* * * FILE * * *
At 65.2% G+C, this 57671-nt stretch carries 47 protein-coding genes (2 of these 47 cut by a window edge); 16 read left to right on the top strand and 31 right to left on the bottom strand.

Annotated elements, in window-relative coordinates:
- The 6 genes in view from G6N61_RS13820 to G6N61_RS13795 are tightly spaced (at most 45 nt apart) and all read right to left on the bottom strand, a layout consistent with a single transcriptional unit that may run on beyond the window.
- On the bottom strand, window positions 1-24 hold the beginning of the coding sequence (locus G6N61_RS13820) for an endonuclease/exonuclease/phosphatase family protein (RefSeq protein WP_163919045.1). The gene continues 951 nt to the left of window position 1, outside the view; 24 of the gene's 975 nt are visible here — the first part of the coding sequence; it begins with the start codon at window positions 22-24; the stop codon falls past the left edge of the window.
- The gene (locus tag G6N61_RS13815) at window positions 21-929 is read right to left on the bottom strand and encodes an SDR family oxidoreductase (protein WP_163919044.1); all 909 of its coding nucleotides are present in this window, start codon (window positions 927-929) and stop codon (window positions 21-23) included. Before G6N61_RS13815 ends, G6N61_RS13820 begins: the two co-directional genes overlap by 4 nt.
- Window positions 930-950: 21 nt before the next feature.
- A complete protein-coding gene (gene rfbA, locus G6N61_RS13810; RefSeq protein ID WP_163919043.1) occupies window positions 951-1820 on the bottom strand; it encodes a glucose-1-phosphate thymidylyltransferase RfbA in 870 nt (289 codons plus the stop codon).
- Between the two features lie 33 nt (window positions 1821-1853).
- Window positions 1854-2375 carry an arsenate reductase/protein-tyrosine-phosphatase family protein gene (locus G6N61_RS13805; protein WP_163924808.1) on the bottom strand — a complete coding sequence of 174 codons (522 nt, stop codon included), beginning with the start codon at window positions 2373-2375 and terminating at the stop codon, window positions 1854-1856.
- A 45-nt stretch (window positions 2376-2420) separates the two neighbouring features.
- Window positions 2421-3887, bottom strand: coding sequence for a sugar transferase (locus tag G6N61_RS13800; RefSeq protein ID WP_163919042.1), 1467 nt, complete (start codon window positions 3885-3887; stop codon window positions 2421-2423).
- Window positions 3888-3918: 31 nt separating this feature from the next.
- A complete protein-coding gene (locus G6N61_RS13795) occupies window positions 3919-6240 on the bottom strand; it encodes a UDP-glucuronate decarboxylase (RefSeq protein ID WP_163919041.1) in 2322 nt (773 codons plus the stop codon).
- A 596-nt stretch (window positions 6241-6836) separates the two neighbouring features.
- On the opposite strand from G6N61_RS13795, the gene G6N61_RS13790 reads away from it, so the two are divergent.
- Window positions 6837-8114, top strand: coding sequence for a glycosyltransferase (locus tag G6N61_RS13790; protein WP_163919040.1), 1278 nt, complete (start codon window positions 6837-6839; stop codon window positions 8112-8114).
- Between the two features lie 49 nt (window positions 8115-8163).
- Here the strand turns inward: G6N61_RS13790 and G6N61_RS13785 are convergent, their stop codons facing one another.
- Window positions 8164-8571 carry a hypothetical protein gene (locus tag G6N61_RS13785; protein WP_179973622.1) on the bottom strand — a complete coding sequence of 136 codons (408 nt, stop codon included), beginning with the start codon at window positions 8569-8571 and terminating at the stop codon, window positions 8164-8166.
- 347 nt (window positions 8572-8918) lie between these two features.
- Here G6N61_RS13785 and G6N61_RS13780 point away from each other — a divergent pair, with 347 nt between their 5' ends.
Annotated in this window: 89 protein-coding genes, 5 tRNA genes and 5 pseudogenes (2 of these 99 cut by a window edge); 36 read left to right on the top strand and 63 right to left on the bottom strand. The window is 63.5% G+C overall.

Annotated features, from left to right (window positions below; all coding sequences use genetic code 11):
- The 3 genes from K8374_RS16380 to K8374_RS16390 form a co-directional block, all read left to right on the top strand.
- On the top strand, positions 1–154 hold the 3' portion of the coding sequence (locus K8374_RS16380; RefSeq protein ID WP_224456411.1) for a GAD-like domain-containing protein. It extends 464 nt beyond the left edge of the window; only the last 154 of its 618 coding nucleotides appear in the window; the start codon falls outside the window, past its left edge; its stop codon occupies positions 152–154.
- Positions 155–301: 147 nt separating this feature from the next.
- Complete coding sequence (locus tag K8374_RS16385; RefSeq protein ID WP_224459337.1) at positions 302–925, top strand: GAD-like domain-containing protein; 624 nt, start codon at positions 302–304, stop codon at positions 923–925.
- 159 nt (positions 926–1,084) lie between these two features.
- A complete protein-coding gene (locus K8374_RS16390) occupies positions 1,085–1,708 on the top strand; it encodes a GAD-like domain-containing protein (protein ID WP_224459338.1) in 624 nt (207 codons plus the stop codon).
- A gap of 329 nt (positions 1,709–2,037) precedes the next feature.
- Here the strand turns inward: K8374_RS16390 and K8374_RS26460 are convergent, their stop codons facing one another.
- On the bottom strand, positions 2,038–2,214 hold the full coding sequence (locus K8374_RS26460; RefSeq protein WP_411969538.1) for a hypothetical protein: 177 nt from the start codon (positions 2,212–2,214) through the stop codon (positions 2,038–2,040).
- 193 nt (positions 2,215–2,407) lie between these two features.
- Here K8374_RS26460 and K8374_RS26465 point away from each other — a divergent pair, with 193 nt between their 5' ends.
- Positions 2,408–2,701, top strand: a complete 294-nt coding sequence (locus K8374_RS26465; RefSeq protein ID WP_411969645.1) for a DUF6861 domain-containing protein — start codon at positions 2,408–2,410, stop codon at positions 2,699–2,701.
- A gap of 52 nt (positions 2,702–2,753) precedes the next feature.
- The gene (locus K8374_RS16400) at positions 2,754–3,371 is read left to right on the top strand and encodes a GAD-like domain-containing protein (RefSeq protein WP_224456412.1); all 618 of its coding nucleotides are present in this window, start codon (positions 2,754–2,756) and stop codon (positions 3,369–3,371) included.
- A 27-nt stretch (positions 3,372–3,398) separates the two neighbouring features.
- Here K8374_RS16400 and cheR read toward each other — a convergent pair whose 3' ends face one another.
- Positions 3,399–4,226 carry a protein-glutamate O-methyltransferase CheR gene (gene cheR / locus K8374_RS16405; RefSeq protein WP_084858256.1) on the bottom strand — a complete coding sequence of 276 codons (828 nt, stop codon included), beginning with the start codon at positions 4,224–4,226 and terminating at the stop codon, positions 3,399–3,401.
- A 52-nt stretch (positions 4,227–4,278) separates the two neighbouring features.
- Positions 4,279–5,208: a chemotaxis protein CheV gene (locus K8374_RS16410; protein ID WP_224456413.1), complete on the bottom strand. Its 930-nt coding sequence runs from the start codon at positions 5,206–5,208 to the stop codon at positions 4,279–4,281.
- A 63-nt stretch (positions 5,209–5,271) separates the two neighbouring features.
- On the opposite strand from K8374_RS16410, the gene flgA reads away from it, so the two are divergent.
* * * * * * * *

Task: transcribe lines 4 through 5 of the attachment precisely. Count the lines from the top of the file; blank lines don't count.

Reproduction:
- On the bottom strand, window positions 1-24 hold the beginning of the coding sequence (locus G6N61_RS13820) for an endonuclease/exonuclease/phosphatase family protein (RefSeq protein WP_163919045.1). The gene continues 951 nt to the left of window position 1, outside the view; 24 of the gene's 975 nt are visible here — the first part of the coding sequence; it begins with the start codon at window positions 22-24; the stop codon falls past the left edge of the window.
- The gene (locus tag G6N61_RS13815) at window positions 21-929 is read right to left on the bottom strand and encodes an SDR family oxidoreductase (protein WP_163919044.1); all 909 of its coding nucleotides are present in this window, start codon (window positions 927-929) and stop codon (window positions 21-23) included. Before G6N61_RS13815 ends, G6N61_RS13820 begins: the two co-directional genes overlap by 4 nt.